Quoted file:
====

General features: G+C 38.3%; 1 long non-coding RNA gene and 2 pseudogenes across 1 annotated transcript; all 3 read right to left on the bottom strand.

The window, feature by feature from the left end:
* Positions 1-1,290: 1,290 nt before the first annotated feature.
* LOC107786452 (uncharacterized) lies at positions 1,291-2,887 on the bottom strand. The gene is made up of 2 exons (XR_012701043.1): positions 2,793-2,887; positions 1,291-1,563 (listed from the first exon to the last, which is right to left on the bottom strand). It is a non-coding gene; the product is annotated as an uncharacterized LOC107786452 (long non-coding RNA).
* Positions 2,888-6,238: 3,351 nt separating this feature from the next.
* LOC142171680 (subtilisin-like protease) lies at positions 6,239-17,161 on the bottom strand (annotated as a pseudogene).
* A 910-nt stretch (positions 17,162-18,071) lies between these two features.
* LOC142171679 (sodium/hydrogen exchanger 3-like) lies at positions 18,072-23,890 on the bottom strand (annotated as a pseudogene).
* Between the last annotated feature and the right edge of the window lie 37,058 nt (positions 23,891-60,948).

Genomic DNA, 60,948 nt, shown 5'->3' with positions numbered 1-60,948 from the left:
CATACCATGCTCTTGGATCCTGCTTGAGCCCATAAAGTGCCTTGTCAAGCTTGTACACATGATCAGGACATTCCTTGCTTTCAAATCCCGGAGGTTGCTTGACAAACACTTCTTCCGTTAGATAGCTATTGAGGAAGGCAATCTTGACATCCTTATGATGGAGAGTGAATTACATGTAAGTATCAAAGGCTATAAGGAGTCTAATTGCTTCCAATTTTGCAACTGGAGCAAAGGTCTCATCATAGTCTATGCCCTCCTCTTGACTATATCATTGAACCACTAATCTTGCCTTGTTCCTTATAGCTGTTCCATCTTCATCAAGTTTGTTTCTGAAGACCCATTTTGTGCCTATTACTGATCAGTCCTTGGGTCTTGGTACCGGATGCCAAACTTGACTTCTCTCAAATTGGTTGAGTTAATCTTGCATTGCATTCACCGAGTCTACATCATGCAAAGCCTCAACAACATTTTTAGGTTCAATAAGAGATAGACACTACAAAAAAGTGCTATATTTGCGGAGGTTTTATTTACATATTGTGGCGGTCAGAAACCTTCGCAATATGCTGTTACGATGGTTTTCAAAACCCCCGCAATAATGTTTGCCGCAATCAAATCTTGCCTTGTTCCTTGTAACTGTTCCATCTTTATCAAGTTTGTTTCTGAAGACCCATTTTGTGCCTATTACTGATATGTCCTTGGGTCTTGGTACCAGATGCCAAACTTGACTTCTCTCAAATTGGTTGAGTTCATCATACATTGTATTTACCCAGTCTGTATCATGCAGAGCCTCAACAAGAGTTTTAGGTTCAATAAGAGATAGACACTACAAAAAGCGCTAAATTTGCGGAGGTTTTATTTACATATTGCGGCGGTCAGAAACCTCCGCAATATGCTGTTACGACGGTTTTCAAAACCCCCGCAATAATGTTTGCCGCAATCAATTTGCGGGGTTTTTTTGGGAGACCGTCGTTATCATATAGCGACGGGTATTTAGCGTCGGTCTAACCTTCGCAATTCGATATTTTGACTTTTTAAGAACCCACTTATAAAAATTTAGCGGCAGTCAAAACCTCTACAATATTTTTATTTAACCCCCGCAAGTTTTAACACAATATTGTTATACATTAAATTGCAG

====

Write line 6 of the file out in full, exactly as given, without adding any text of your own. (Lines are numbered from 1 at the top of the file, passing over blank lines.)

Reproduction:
* LOC142171680 (subtilisin-like protease) lies at positions 6,239-17,161 on the bottom strand (annotated as a pseudogene).